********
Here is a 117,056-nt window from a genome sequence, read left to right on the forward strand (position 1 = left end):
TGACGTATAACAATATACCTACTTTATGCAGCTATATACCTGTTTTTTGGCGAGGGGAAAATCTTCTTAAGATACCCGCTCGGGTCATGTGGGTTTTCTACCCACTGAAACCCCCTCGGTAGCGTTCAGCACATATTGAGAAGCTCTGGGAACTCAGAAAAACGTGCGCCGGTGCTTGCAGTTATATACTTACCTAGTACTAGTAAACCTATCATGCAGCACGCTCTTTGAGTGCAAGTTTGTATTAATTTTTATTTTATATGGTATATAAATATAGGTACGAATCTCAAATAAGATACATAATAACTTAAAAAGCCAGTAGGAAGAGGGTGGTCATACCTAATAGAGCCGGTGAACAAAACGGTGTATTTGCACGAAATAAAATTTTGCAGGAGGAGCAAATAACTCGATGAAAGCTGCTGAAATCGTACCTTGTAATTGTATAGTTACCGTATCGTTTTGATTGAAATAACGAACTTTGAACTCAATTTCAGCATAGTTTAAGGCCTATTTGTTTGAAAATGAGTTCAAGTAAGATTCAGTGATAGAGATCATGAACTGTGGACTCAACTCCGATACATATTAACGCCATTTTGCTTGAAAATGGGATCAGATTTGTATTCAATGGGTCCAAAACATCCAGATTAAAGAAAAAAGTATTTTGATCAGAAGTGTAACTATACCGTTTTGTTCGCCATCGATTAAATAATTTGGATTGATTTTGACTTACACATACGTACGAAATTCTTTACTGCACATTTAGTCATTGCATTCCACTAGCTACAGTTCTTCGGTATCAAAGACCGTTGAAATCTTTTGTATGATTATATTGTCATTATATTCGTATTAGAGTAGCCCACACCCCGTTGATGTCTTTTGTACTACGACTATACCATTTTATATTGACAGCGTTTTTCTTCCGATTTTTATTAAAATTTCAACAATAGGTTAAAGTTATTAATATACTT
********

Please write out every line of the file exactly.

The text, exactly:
Here is a 117,056-nt window from a genome sequence, read left to right on the forward strand (position 1 = left end):
TGACGTATAACAATATACCTACTTTATGCAGCTATATACCTGTTTTTTGGCGAGGGGAAAATCTTCTTAAGATACCCGCTCGGGTCATGTGGGTTTTCTACCCACTGAAACCCCCTCGGTAGCGTTCAGCACATATTGAGAAGCTCTGGGAACTCAGAAAAACGTGCGCCGGTGCTTGCAGTTATATACTTACCTAGTACTAGTAAACCTATCATGCAGCACGCTCTTTGAGTGCAAGTTTGTATTAATTTTTATTTTATATGGTATATAAATATAGGTACGAATCTCAAATAAGATACATAATAACTTAAAAAGCCAGTAGGAAGAGGGTGGTCATACCTAATAGAGCCGGTGAACAAAACGGTGTATTTGCACGAAATAAAATTTTGCAGGAGGAGCAAATAACTCGATGAAAGCTGCTGAAATCGTACCTTGTAATTGTATAGTTACCGTATCGTTTTGATTGAAATAACGAACTTTGAACTCAATTTCAGCATAGTTTAAGGCCTATTTGTTTGAAAATGAGTTCAAGTAAGATTCAGTGATAGAGATCATGAACTGTGGACTCAACTCCGATACATATTAACGCCATTTTGCTTGAAAATGGGATCAGATTTGTATTCAATGGGTCCAAAACATCCAGATTAAAGAAAAAAGTATTTTGATCAGAAGTGTAACTATACCGTTTTGTTCGCCATCGATTAAATAATTTGGATTGATTTTGACTTACACATACGTACGAAATTCTTTACTGCACATTTAGTCATTGCATTCCACTAGCTACAGTTCTTCGGTATCAAAGACCGTTGAAATCTTTTGTATGATTATATTGTCATTATATTCGTATTAGAGTAGCCCACACCCCGTTGATGTCTTTTGTACTACGACTATACCATTTTATATTGACAGCGTTTTTCTTCCGATTTTTATTAAAATTTCAACAATAGGTTAAAGTTATTAATATACTT